The militia units that fought at Lexington, Concord, and Bunker Hill fought with courage and audacity, and their exploits are rightfully legendary. As the American Revolution progressed, however, the militias called up for service in various parts of the country often did not live up to the standards set by the citizen-soldiers of Massachusetts in 1775. Civilian and military authorities alike began to question the effectiveness of militia units, as those soldiers called up sometimes failed to appear and, when they did heed the call, often broke and ran when faced with British bayonets.
Those militia units that performed admirably may have done so when fighting near their own homes, like the men at Lexington and Concord, since they understood that they were protecting their own homes and families. However, I feel that the single greatest factor in whether or not these citizen-soldiers fought well and bravely was the quality of their regular officer leadership. A Continental officer who knew how to keep their morale up and how to utilize them most effectively stood a much better chance of having his auxiliary troops perform at a high level. Perhaps no other situation demonstrated this axiom better than Daniel Morgan’s leadership at Cowpens, South Carolina.
When Morgan realized that Tarleton was closing in on his little army, the American general hastily selected a plot of ground upon which to meet the British. After conceiving of a plan and briefing it to his officers, Morgan explained the concepts and mechanics to his militiamen. Additionally, he attempted to buoy their spirits with bawdy humor and stories of the rousing welcome they would receive back home for their glorious labors. Morgan’s battle formation essentially consisted of three lines of infantry, with a cavalry unit in reserve. The first line of foot soldiers were backcountry riflemen who were situated as skirmishers and hidden behind trees; their job was to wait until the British closed to within a few yards, fire several shots, and then make an orderly withdrawal to the second line. This second line of soldiers were militiamen who had instructions to fire three volleys, aiming at British officers if at all possible, and then move behind the third line, which consisted mainly of Continental soldiers. Morgan had enormous confidence in his militiamen, and his trust was not misplaced. They performed remarkably well and exactly as planned, and Morgan’s troops delivered a stunning defeat to Tarleton’s overconfident army. Morgan’s faith in the militiamen no doubt was revealed in his leadership style with those troops, and they rewarded their commander by performing with courage and precision.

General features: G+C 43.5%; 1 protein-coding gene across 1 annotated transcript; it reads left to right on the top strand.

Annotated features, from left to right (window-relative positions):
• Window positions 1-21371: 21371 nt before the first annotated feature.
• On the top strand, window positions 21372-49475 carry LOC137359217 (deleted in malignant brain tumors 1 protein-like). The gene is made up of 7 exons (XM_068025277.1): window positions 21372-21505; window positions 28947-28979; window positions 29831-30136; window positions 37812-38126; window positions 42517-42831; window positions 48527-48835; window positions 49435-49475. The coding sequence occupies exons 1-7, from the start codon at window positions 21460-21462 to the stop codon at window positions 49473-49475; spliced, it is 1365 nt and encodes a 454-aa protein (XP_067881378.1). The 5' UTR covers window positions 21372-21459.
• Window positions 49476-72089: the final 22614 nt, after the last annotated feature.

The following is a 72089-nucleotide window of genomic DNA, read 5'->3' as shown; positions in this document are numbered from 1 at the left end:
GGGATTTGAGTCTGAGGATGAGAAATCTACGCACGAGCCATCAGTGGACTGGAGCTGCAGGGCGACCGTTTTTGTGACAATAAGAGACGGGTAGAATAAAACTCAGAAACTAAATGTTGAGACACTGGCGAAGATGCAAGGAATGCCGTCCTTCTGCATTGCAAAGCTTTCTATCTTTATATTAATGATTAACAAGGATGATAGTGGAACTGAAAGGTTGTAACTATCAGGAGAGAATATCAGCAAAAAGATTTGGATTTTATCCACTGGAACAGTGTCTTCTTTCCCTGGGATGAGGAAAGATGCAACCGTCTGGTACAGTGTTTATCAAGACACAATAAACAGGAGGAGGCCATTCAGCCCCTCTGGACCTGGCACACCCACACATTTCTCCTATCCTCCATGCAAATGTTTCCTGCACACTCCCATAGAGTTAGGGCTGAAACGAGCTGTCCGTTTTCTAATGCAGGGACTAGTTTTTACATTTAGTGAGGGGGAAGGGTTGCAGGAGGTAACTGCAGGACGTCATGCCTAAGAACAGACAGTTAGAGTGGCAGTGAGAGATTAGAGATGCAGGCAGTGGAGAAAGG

Along with this tactical success, and despite many instances of shoddy performance by citizen-soldiers, militias served in a larger strategic role, one that was essential to the success of the American cause. Ferling insisted that “the war could not have been won” without the contributions of militia troops, since they effectively acted as a constabulary in their individual provinces. Ferling also pointed to quality leadership as a factor in their performance, quoting a Hessian officer: “Men are brave only when they are well led.” This observation was both extraordinarily wise and utterly self-evident.
 John Ferling, Almost a Miracle: The American Victory in the War of Independence (New York: Oxford University Press, 2007), 480-83.
 Ibid., 575.